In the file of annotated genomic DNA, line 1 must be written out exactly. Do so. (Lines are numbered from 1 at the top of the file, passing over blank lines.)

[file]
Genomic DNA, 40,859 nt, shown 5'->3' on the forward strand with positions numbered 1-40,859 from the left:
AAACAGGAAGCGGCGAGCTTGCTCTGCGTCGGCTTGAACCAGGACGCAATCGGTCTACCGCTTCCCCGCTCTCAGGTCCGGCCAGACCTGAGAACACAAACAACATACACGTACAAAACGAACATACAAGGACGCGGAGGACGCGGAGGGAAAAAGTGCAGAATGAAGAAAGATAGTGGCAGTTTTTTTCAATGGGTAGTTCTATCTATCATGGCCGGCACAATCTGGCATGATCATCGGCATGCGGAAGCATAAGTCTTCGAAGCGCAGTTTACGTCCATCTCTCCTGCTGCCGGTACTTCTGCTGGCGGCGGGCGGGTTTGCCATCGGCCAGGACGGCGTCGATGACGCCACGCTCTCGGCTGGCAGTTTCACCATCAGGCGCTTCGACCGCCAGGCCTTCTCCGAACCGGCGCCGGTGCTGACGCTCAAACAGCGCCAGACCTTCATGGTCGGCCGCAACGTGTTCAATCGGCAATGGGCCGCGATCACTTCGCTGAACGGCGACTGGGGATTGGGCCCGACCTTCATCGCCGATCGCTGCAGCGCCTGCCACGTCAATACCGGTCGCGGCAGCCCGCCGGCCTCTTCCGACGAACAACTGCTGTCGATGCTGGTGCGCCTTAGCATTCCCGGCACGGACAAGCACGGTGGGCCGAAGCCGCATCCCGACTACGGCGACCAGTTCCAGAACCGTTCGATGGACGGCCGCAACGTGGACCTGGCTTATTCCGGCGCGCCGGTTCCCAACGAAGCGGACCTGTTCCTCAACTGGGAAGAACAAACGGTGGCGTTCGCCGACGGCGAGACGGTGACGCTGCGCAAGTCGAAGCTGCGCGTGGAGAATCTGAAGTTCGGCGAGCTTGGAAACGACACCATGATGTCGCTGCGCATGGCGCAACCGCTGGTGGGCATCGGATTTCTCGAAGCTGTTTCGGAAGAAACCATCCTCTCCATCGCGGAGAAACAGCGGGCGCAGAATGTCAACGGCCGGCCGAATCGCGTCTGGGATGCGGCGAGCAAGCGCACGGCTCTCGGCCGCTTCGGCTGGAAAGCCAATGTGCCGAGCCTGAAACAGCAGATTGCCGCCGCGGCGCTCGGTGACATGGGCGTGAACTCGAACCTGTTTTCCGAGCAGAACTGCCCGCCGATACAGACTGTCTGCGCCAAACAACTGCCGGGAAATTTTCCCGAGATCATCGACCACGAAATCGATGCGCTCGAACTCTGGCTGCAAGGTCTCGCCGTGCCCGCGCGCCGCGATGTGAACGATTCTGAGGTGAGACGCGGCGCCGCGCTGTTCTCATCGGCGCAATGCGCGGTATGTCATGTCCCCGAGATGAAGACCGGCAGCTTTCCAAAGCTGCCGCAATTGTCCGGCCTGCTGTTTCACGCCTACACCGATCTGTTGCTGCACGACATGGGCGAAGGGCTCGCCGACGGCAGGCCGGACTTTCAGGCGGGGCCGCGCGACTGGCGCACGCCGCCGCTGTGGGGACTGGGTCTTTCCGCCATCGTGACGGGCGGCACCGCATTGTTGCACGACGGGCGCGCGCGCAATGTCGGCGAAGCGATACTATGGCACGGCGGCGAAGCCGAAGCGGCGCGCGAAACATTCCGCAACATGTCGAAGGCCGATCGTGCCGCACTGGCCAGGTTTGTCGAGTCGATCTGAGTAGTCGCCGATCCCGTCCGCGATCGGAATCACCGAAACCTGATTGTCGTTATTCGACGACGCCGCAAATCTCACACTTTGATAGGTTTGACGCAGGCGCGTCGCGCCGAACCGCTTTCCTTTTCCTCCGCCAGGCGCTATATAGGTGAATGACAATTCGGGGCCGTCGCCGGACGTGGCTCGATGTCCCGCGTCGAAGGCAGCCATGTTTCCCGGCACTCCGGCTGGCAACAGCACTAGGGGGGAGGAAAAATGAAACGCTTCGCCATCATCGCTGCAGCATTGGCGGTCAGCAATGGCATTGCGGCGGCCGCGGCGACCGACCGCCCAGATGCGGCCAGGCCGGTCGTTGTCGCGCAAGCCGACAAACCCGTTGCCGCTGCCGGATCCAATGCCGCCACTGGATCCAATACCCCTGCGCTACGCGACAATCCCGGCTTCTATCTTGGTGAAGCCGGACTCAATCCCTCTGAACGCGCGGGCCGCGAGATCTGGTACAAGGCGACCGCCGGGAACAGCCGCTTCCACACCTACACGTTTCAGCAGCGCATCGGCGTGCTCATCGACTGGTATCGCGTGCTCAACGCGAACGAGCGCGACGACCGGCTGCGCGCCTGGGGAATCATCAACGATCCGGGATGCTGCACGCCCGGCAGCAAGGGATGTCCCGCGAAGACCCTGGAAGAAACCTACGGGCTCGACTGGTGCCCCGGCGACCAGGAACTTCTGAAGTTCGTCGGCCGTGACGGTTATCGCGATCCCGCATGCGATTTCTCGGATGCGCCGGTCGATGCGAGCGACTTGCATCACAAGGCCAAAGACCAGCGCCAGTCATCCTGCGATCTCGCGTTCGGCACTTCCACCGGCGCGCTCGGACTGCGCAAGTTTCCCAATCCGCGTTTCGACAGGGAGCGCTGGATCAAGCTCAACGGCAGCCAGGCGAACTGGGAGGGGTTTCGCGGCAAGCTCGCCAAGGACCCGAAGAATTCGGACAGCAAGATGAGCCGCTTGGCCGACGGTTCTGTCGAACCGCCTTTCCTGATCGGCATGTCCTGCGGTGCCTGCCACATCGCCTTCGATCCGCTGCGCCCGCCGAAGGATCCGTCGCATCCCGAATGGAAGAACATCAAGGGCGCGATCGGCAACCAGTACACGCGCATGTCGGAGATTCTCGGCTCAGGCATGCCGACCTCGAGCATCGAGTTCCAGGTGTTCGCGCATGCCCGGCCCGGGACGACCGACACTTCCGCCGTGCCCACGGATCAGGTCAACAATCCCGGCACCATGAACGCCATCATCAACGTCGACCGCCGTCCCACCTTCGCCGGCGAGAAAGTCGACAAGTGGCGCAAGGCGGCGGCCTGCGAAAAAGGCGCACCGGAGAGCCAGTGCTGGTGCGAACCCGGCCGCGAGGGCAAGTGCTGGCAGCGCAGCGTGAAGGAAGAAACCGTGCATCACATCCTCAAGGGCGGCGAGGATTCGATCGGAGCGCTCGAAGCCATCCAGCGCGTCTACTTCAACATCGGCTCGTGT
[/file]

Genomic DNA, 40,859 nt, shown 5'->3' on the forward strand with positions numbered 1-40,859 from the left: